|Jospeh Haydn (1738-1803) used numerous themes from Croatian musical folklore in his enormous opus. He named one of his songs Volkslied, before it became the anthem ("Gott erhalte Franz den Kaiser" - God Save the Emperor Franz). So, whenever you hear the German national anthem, remember its Croatian roots. An outstanding English scholar Sir William Hadow published a monograph in London in 1897, dealing with a Croatian composer - Joseph Haydn.|| |
Sir William Henry Hadow, renowned English scholar and musicologist (1859-1937), lecturer in Oxford, editor in chief of the Oxford Encyclopedia of Music (1901-1905), and a leading influence in English education at all levels in the 1920s and 1930s, wrote a booklet entitled
in 1897 in London (published by Seely and co. limited; reprinted in 1972 by Freeport, New York). This and other references related to Joseph Haydn can be found at The Library of Congress Citations:
Author: Hadow, William Henry, Sir, 1859-1937.
Title: A Croatian composer; notes toward the study of Joseph Haydn.
Published: Freeport, N.Y., Books for Libraries Press 
Description: 98 p. illus. 22 cm.
LC Call No.: ML410.H4 H3 1972
Dewey No.: 780/.92/4 B
Notes: Reprint of the 1897 ed.
Subjects: Haydn, Joseph, 1732-1809.
Names, Personal -- Croatia.
Control No.: 72004147 /MN/r972
Here we reproduce the concluding paragraph of Haydn's short biography presented by MusicaClassica:
A distinguishing trait of Haydn's works was his frequent use of Croatian folk music for his melodic material. Wrote W. H. Hadow: "The Croatian melodies are bright, sensitive, piquant, but they seldom rise to any high level of dignity or earnestness. They belong to a temper which is marked rather by feeling and imagination than by any sustained breadth of thought, and hence, while they enrich their own field of art with great beauty, there are certain frontiers which they rarely cross, and from which, if crossed, they soon return." Even many of Haydn's original melodies are characterized by typical rhythmic and melodic qualities to be found in the Croatian folk songs. However, as Franze Bellinger has added, "Haydn's speech, like that of every genius, was not only that of his race, but of the world." To these Croatian characteristics, Haydn added his high inspiration and sensitivity, and produced a type of melody which, for the most part, is unmistakably his.
Haydn is a common Croatian family name. In the Croatian telephone book you can see the names of Hajdin, Hajdina, Hajdinjak, Hajdinac, Hajdinovic: 63 families in the Zagreb county, 91 families in Medimurje and Varazdin counties, 65 families in Primorsko-Goranska county; and altogether 320 families in the whole Croatia (1999). There is a village of Hajdine near Vrbovsko in Croatia, on the main road to Rijeka, and the village of Hajdin near Vojnic. The name Hajdin (= hajda's) is derived from hajda = buckwheat.
Parents of Franz Joseph Haydn are Mathias Haiden and Anna Maria Haidin, as can be seen on their grave in the Rohrau cemetery even today. This is stated by outstanding Croatian musicologist academician Lovro Zupanovic in his afterword to the book of [Kuhac, pp 305-306]. Academician Zupanovic stated also the following:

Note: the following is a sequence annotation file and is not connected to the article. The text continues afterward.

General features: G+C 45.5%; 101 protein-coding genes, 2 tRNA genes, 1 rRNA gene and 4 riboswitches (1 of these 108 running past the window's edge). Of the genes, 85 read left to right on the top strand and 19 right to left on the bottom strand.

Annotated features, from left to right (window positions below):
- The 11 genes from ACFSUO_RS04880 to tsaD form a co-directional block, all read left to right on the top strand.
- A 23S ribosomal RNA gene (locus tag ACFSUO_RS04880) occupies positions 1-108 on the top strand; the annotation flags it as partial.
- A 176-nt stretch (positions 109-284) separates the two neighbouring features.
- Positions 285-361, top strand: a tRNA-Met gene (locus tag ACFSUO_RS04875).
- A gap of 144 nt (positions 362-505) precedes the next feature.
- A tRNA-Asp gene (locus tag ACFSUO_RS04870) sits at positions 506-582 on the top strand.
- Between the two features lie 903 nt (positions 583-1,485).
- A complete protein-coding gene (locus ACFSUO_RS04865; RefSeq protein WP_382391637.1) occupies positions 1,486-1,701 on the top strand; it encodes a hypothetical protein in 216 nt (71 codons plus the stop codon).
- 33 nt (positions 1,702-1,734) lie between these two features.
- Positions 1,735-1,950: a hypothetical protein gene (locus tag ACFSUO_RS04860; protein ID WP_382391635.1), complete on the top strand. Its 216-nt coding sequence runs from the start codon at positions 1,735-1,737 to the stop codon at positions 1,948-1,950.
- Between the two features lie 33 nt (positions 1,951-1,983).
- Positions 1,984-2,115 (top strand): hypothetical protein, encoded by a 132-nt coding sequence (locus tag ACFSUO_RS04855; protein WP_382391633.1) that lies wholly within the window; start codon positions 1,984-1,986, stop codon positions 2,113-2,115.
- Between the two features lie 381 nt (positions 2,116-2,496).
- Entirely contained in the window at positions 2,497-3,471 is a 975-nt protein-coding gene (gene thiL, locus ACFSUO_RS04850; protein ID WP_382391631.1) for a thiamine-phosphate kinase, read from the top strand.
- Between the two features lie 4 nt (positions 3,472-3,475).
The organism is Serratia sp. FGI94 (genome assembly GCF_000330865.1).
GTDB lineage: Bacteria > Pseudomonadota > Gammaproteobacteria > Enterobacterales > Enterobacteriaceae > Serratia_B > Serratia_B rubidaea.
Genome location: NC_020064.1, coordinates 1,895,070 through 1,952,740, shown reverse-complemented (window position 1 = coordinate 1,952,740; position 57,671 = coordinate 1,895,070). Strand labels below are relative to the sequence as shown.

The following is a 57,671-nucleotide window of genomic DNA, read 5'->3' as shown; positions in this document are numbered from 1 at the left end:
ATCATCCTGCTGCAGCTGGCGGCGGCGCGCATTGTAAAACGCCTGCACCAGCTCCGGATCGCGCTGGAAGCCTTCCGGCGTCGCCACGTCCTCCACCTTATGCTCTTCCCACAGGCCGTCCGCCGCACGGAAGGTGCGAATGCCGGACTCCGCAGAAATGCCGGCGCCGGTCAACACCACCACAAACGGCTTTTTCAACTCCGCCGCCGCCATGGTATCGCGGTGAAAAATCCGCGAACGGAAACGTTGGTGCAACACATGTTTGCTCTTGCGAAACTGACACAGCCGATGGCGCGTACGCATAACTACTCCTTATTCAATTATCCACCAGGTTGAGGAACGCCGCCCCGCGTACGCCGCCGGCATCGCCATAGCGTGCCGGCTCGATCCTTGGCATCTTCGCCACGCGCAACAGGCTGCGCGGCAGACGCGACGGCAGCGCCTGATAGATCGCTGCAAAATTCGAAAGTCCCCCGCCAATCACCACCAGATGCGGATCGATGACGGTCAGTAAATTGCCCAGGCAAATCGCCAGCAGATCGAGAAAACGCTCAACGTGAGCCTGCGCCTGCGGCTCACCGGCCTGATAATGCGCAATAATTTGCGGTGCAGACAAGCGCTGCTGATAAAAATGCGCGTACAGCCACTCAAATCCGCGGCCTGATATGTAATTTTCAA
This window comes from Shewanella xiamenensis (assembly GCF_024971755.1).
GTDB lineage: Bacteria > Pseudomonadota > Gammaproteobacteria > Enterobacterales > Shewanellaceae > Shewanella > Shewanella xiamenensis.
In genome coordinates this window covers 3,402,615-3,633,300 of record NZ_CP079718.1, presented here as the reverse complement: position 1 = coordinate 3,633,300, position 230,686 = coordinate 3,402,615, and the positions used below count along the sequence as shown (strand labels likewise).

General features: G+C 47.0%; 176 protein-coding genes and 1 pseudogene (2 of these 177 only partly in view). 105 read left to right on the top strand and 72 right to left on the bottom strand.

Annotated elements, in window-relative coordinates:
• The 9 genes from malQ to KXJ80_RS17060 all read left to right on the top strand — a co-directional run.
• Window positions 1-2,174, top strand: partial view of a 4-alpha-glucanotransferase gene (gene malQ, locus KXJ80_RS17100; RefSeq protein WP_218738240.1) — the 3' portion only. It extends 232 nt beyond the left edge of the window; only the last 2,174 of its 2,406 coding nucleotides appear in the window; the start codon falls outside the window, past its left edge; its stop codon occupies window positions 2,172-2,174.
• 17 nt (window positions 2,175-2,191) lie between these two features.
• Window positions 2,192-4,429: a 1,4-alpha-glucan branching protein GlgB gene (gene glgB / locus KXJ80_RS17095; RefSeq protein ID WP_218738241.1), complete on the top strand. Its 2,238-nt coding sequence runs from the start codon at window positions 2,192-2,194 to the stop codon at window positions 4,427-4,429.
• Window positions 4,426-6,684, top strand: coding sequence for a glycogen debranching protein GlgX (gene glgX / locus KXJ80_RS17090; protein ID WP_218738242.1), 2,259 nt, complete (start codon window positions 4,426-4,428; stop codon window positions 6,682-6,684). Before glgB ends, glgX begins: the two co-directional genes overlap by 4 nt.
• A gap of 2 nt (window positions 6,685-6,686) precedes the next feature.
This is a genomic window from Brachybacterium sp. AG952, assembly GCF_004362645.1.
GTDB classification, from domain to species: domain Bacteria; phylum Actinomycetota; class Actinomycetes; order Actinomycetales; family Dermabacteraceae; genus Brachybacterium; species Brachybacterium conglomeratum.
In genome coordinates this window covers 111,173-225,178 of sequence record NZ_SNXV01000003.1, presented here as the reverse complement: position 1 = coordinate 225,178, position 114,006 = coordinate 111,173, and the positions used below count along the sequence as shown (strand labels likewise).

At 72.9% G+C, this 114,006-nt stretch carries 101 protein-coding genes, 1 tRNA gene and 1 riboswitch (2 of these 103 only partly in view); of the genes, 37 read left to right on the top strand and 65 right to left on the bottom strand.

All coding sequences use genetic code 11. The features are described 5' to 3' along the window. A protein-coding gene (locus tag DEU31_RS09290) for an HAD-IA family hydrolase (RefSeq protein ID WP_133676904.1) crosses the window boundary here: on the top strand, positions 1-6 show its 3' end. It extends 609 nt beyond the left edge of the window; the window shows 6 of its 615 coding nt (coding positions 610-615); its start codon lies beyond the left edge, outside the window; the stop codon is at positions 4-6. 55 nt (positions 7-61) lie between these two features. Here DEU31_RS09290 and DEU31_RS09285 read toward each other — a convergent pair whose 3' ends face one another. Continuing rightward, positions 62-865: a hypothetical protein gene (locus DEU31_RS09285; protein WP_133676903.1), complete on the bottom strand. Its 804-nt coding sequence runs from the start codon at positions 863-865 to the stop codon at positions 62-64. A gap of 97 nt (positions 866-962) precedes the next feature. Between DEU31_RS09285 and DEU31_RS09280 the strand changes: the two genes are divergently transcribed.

"It is a pity that in his time Kuhac did not know for team work, or could not (was not allowed to?) accomplish. Otherwise - the redactor [ie. Zupanovic] is firmly convinced on the basis of own experience - ... that for half of names listed [by Kuhac] in his Hystorical introduction he would have no problems in proving their Croatian descent. This especially holds for Franz Joseph Haydn..." (see [Kuhac, p. 305]).
For those who can read Croatian, here is what academician Zupanovic wrote (see [Kuhac, pp 305-306]):
"Šteta je što Kuhač u svoje vrijeme nije znao za timski (grupni) rad, ili ga - ako mu je i bila poznata tehnika - nije umio/moga (smio?) ostvariti. Da mu je to uspjelo, on bi - priređivač je na osnovi vlastitog iskustva u to čvrsto uvjeren - zajedno s po jednim lingvistom, povjesničarom, arheologom, teologom i još pokojim (strukovno srodnim) znanstvenikom za polovicu imena što ih je naveo u Historijskom uvodu argumentirano dokazao njihovo hrvatsko podrijetlo. To osobito vrijedi za Franza Josepha Haydna, sina Mathiasa Haden-a i Ane Marije Haidin kako piše na nadgrobnom spomeniku koji danas stoji na groblju u Rohrauu. U svoje vrijeme - uz iznimku engleskoga muzikologa W. H. Hadowa (1859.-1937.) - posebice u njemačkim zemljama dočekana "na nož" a danas posvema odbačena, Kuhačeva pretpostavka ostaje ako ništa drugo a ono curiosum sui generis.
Let us add that the melody for the Austrian national anthem (and later the German anthem), composed by Joseph Haydn, is based on a very old Croatian folk song ("V jutro rano se ja stanem, rano pred zorom...", see the Oxford Music Dictionary). It is also significant that Haydn himself named the song Volkslied, before it became the anthem ("Gott erhalte Franz den Kaiser" - God Save the Emperor Franz). Compare the Croatian folk song
with the German national anthem:
See also sheet music taken from Austrian - American Magazine, March 2002. For more details see Hadow's analysis from his monograph A Croatian Composer; notes towards biography of Joseph Haydn (London 1897).
First edition in 1897, London (Seely and co. limited),
reprinted in 1972, New York (Books for Libraries Press, Freeport, New York)